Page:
Sticky is a beat-around-the-head foster kid with nowhere to call home but the street, and an outer shell so tough that no one will take him in. He started out life so far behind the pack that the finish line seems nearly unreachable. He’s a white boy living and playing in a world where he doesn’t seem to belong.
But Sticky can ball. And basketball might just be his ticket out . . . if he can only realize that he doesn’t have to be the person everyone else expects him to be.
A breakout urban masterpiece by newcomer Matt de la Peña, Ball Don’t Lie takes place where the street and the court meet and where a boy can be anything if he puts his mind to it.
F From Booklist
Gr. 9-12. "I think God put me here to play ball," says 17-year-old Sticky. Shuffled between foster homes since childhood, the skinny, white teen devotes himself to playing basketball at Lincoln Rec, a gritty Los Angeles gym, where he has found a family among the serious players, mostly black men. In colloquial language filled with the words and rhythms of hip hop and the street, Pena's debut tells a riveting story about Sticky's struggle to secure a college basketball scholarship and deepen his relationship with his girlfriend. The disjointed narrative, which loops between past and present, may slow a few readers. Others, though, will see the nonlinear story as a reflection of Sticky's own internal journey as he faces violent childhood tragedies, his numbed emotions, and his sometimes-compulsive behavior (he repeats actions such as shoe-tying until they feel right). Teens will be strongly affected by the unforgettable, distinctly male voice; the thrilling, unusually detailed basketball action; and the questions about race, love, self-worth, and what it means to build a life without advantages. Gillian Engberg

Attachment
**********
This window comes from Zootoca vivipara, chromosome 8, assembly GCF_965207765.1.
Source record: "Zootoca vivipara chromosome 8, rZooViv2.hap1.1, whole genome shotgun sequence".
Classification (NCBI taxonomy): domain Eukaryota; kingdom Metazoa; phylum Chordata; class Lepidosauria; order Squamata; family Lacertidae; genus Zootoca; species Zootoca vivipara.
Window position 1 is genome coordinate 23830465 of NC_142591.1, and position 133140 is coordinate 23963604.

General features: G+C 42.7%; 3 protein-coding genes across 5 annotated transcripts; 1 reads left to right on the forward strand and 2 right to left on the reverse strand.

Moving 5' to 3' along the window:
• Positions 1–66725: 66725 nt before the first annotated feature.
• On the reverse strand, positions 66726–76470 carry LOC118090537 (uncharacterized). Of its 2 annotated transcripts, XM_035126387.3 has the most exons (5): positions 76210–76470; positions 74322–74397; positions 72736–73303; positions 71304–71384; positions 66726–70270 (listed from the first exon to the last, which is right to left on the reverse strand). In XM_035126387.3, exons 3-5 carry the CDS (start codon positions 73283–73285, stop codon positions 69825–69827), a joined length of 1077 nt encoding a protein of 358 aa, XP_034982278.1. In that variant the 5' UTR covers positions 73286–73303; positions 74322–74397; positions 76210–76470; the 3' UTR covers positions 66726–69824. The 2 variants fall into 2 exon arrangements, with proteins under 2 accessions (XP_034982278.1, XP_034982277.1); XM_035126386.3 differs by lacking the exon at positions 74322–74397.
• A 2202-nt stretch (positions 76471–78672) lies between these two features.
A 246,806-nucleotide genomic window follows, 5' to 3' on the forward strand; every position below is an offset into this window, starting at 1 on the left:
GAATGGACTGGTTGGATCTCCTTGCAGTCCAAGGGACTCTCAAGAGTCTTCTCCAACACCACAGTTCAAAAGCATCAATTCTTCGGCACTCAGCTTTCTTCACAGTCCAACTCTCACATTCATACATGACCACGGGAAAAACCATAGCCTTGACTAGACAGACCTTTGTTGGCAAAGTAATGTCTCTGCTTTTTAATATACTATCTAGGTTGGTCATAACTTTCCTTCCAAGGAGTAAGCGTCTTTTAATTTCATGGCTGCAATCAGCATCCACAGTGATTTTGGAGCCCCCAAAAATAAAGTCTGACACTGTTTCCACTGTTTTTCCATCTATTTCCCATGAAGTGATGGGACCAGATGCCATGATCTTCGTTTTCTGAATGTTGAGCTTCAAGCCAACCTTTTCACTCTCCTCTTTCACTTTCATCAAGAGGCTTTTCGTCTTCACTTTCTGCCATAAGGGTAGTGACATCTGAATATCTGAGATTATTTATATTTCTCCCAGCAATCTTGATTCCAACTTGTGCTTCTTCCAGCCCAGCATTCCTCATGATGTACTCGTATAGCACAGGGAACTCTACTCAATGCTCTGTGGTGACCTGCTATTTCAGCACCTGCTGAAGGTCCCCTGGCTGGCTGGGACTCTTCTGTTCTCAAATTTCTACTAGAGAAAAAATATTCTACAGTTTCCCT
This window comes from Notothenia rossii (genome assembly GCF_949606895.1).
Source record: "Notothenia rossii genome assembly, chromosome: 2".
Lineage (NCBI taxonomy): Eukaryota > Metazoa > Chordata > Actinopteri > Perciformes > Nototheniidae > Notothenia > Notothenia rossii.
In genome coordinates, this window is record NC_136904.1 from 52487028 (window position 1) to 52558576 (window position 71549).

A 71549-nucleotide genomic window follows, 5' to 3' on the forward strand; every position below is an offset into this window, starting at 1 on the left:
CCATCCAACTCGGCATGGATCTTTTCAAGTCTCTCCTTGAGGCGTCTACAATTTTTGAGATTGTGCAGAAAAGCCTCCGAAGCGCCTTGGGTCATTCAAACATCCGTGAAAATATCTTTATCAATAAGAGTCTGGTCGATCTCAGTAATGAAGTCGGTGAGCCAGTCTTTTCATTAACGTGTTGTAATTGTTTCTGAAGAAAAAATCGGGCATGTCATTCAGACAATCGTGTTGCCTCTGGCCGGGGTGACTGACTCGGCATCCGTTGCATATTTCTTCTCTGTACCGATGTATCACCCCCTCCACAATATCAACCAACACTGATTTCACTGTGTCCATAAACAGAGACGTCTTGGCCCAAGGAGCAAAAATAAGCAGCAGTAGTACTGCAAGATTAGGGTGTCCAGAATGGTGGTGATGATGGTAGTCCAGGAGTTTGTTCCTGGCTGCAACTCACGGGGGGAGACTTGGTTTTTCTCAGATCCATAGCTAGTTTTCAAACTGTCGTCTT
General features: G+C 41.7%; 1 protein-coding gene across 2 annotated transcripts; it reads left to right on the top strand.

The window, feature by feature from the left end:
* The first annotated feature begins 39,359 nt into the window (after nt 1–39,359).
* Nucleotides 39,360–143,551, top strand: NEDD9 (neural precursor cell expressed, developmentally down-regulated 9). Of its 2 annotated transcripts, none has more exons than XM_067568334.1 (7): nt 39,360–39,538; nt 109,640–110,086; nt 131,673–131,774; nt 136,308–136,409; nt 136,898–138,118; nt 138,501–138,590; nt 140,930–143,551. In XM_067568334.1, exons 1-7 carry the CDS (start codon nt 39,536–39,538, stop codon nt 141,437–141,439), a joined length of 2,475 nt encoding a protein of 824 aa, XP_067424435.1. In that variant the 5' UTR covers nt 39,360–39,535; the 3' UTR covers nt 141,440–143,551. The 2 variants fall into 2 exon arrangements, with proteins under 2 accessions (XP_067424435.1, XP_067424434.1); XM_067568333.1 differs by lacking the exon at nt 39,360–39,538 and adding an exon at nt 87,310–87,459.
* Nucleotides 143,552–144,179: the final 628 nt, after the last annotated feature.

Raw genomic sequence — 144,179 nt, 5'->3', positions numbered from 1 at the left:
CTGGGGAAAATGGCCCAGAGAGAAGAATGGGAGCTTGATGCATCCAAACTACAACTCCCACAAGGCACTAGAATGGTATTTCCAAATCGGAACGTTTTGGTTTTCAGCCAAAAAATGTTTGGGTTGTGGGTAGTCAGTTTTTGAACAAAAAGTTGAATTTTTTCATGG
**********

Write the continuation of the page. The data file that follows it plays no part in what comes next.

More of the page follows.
A Nation's Hope: the Story of Boxing Legend Joe Louis